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Cull Canyon reservoir is photographed in Castro Valley, Calif., Wednesday, Feb. 5, 2014. The reservoir's water level is being kept low due to a dam that is seismically unsafe and is filling with silt, so Alameda County is proposing a plan to notch the spillway, allowing Cull Creek to flow naturally. (Anda Chu/Bay Area News Group)

CASTRO VALLEY -- Cull Canyon Reservoir could be drained within the year, doomed by a seismically unsafe dam combined with so much silt filling it that it is only 6 feet deep.

It would cost millions to dredge the reservoir and strengthen the dam. Instead, Alameda County engineers want to notch the reservoir's weir, an underwater dam above its spillway. The notch would let the water flow downstream and restore Cull Creek to a more natural state above the spillway, with the area around it becoming a meadow.

The notch would not affect the separate popular swim lagoon run by the East Bay Regional Park District.

A visitor walks his dog at Cull Canyon reservoir in Castro Valley, Calif., Wednesday, Feb. 5, 2014. The reservoir’s water level is being kept low due
A visitor walks his dog at Cull Canyon reservoir in Castro Valley, Calif., Wednesday, Feb. 5, 2014. The reservoir's water level is being kept low due to a dam that is seismically unsafe and is filling with silt, so Alameda County is proposing a plan to notch the spillway, allowing Cull Creek to flow naturally. (Anda Chu/Bay Area News Group)

"The first storm every winter, the reservoir fills up," said Hank Ackerman, Alameda County flood control program manager. "If we were to notch the weir, it could keep water from backing up in storms."

Cull Canyon Reservoir was 30 feet deep when it was built in 1963. But about 12,000 to 20,000 cubic yards of silt and debris flow into the reservoir every year. "It's almost completely silted up," Ackerman said.

The reservoir never was very effective at flood control, he said. "It was constructed basically to put a road across over to the high school, which is now Canyon Middle School," he said. Heyer Avenue, a heavily traveled east-west road, runs along the top of the dam.

At one time, Cull Canyon Reservoir was a popular fishing site.

"East Bay Regional Park District used to stock it for fishing, but five or 10 years ago, it got shallow enough that there was a big fish kill on a hot August day, so they stopped," Ackerman said. "This last October, it dried up completely."

To dredge the reservoir would cost about $16 million and require 28,000 round trips by double bottom dump semitrailers to remove the estimated 450,000 cubic yards of sediment, he said.

Because of concerns the dam could not withstand a major earthquake, a 12-inch pipe was punched through the concrete spillway in 2006, lowering the reservoir level and easing pressure on the dam. Bringing the dam up to current seismic safety standards would cost $8 million to $10 million, Ackerman said.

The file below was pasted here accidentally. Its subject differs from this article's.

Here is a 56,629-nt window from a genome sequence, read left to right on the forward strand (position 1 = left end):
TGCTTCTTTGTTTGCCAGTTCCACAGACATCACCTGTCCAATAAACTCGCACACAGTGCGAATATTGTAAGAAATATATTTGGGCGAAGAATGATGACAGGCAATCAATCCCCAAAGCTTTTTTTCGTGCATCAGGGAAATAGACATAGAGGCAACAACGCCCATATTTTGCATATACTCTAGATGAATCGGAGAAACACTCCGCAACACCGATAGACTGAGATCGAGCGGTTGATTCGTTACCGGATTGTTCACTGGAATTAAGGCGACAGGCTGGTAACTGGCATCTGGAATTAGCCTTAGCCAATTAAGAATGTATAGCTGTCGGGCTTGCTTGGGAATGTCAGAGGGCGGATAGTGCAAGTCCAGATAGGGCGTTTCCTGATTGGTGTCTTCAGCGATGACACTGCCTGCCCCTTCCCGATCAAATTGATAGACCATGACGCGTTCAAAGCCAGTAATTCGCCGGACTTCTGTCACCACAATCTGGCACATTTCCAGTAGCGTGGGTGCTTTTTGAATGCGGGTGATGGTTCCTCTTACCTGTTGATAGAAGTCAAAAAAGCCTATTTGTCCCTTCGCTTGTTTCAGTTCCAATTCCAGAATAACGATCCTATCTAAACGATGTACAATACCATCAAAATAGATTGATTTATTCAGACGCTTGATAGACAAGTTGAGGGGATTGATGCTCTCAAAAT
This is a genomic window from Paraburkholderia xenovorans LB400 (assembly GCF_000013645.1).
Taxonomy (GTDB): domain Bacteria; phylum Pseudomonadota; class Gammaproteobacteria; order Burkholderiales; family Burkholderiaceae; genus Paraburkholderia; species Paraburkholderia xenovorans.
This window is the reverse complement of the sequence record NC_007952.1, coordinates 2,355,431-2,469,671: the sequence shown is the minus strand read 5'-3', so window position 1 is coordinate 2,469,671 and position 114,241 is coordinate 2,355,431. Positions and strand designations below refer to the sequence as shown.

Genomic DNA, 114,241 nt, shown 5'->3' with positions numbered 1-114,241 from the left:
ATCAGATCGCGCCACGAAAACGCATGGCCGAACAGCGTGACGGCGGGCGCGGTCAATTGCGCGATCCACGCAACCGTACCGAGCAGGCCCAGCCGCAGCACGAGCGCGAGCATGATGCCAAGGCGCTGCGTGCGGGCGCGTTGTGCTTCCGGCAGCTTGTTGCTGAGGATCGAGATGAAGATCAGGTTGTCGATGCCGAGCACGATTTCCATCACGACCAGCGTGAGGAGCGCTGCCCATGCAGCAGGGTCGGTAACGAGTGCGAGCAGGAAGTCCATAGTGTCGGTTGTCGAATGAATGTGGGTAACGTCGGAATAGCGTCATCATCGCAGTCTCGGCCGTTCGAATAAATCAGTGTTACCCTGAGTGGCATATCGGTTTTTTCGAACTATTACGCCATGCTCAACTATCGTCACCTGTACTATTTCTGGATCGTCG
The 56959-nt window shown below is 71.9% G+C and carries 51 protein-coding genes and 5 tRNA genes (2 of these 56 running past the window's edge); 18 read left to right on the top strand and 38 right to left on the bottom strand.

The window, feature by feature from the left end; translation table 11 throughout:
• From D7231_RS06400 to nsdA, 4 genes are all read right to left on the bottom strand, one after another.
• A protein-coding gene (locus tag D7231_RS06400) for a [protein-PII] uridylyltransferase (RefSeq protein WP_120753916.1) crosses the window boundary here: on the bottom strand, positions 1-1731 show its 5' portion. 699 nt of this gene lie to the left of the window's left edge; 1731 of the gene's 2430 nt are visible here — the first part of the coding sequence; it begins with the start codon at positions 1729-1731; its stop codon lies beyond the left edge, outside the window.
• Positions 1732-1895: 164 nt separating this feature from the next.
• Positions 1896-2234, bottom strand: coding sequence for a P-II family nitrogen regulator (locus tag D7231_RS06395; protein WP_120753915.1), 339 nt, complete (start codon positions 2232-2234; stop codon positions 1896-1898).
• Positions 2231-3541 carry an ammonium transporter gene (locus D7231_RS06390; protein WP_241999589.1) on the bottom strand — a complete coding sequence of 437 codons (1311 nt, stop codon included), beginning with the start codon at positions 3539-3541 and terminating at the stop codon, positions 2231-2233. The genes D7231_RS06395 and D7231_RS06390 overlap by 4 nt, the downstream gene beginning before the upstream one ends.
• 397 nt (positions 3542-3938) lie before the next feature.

If the county removed the silt, the dam would need reinforcing. "What makes it unsafe is the water behind it," he said.

The problem of silt filling the reservoir has plagued the county for years, but its options were limited until now. The dam was built with funds from the Davis-Grunsky Act of 1960, and under the grant's terms, the county had to maintain the dam. That grant expired in December, freeing up the county to modify the dam.

"We can notch it for less than $1 million," Ackerman said. "The state Division of Safety of Dams would no longer consider it a dam if it didn't hold back water."

One longtime visitor said he hates to see the reservoir go but does not see any options.

"It was always a great place to go to," said Marc Crawford, who moved to Castro Valley with his family when he was 5 years old and is now chairman of the Castro Valley Municipal Advisory Council. "It's one of those aesthetically beautiful places that is an amenity of living here." Crawford and his wife both passed by the reservoir daily when they attended Canyon Middle School.

"We spent a lot of time there. It's a shame, but there's so much silt, and I don't know if it's realistic for the county to bear that cost," he said.

Cull Canyon reservoir is photographed in Castro Valley, Calif., Wednesday, Feb. 5, 2014. The reservoir’s water level is begin kept low due to a dam
Cull Canyon reservoir is photographed in Castro Valley, Calif., Wednesday, Feb. 5, 2014. The reservoir's water level is begin kept low due to a dam that is seismically unsafe and is filling with silt, so Alameda County is proposing a plan to notch the spillway, allowing Cull Creek to flow naturally. (Anda Chu/Bay Area News Group)

The county Department of Public Works hopes to have a design for the notching by April, Ackerman said. County workers will then present the design to the advisory council and hold a public meeting, with work scheduled to start in late summer.

The project would not completely restore Cull Creek to its natural state; the spillway would remain.

"If we notch it, it would be something that would be reversible if the community later decided they wanted a dam," Ackerman said.

Contact Rebecca Parr at 510-293-2473 or follow her at Twitter.com/rdparr1.